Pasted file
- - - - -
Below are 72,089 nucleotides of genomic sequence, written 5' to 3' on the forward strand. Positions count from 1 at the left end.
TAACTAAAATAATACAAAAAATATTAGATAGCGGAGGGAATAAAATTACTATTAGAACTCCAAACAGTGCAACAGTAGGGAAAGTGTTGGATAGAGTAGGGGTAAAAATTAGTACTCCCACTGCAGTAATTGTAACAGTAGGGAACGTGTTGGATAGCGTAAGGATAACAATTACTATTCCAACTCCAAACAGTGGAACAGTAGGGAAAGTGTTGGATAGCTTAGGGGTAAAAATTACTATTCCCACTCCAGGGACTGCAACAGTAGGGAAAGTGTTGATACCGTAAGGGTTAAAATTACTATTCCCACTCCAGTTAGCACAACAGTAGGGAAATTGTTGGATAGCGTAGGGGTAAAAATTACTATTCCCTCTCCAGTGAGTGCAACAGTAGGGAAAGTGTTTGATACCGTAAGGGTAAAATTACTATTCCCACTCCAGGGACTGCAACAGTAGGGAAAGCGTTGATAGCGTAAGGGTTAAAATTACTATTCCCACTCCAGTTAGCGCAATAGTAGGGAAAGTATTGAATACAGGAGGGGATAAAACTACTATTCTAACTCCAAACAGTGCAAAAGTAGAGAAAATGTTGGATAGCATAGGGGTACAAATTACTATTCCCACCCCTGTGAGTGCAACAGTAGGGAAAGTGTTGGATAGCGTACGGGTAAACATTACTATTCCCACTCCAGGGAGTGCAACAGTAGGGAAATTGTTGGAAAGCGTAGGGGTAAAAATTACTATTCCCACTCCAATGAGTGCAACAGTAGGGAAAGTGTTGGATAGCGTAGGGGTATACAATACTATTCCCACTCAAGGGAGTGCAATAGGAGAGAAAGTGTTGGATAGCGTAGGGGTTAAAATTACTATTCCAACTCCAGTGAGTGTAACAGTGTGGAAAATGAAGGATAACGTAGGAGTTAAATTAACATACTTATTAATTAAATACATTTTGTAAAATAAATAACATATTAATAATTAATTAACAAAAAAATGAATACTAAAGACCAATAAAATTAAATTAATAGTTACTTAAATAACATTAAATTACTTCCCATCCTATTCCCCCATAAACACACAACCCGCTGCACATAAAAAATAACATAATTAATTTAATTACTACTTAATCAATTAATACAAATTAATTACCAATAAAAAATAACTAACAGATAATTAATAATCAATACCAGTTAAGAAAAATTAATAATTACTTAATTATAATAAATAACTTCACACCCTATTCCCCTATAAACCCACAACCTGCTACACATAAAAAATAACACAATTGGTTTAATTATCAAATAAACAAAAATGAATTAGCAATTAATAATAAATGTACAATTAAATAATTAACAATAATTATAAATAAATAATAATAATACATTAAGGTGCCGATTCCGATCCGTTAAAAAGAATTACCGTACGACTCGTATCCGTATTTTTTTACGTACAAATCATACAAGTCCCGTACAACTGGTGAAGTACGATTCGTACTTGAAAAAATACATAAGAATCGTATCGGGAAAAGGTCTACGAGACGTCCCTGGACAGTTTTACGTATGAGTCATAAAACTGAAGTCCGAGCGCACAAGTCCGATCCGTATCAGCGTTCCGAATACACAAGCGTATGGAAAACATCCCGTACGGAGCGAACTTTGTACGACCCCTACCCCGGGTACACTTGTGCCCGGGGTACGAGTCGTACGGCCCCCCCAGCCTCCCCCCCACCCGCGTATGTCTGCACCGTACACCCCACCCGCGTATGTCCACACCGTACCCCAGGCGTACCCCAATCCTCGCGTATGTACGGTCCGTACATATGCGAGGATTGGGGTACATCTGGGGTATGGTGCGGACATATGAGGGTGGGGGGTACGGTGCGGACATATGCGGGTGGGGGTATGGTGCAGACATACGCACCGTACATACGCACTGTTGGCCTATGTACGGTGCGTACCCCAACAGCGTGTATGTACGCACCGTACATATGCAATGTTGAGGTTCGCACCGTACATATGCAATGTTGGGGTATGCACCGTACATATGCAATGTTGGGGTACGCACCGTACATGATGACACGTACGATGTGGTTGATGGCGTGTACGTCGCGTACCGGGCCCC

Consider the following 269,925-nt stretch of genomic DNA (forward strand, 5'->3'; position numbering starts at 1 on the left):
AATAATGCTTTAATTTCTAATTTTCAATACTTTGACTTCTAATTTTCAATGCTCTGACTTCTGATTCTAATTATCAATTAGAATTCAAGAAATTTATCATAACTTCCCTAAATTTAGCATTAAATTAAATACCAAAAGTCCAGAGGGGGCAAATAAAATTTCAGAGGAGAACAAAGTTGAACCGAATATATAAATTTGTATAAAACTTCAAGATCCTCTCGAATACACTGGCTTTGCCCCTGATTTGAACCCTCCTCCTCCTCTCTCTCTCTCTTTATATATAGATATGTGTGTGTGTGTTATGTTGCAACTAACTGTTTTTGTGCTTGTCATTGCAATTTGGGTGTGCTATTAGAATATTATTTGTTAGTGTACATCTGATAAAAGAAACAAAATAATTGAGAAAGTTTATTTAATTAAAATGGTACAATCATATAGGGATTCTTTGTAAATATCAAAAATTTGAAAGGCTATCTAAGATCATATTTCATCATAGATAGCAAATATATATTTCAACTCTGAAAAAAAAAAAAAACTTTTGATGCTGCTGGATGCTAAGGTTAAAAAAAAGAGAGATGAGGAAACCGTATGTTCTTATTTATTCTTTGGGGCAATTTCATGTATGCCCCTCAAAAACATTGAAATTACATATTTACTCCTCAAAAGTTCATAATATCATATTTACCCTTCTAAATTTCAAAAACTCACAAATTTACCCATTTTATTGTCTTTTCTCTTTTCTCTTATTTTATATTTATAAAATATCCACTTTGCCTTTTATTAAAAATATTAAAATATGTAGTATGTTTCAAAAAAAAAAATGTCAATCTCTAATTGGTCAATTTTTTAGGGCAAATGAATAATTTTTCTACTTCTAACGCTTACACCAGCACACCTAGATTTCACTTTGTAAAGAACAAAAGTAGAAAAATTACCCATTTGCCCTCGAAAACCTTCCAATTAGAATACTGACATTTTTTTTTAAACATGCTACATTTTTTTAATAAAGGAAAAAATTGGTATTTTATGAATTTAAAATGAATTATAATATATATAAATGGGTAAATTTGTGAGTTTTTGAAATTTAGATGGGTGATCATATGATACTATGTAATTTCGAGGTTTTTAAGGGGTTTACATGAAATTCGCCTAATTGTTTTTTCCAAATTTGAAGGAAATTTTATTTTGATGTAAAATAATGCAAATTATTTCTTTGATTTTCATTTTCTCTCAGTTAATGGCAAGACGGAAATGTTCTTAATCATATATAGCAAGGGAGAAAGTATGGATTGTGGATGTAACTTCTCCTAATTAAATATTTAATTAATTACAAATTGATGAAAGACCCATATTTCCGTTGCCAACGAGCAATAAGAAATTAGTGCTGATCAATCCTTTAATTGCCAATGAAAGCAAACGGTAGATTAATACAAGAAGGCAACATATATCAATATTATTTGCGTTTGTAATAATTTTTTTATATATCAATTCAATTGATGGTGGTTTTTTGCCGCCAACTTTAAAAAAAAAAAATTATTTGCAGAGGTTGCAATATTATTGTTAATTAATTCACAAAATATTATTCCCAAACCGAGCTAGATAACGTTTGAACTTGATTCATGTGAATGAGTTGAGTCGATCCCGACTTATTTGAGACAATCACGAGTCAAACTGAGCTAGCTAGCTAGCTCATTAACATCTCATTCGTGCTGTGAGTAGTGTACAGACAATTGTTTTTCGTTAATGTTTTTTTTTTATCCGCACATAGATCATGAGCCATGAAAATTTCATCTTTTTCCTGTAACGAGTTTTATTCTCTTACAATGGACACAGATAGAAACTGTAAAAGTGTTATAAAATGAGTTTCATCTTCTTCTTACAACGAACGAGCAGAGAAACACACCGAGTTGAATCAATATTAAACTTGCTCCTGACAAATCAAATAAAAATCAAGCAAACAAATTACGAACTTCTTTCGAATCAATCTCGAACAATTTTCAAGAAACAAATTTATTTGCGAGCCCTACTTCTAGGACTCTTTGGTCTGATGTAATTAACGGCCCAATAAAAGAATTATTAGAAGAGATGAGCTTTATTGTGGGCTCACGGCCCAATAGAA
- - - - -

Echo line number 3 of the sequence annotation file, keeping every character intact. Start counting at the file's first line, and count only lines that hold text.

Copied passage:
Consider the following 269,925-nt stretch of genomic DNA (forward strand, 5'->3'; position numbering starts at 1 on the left):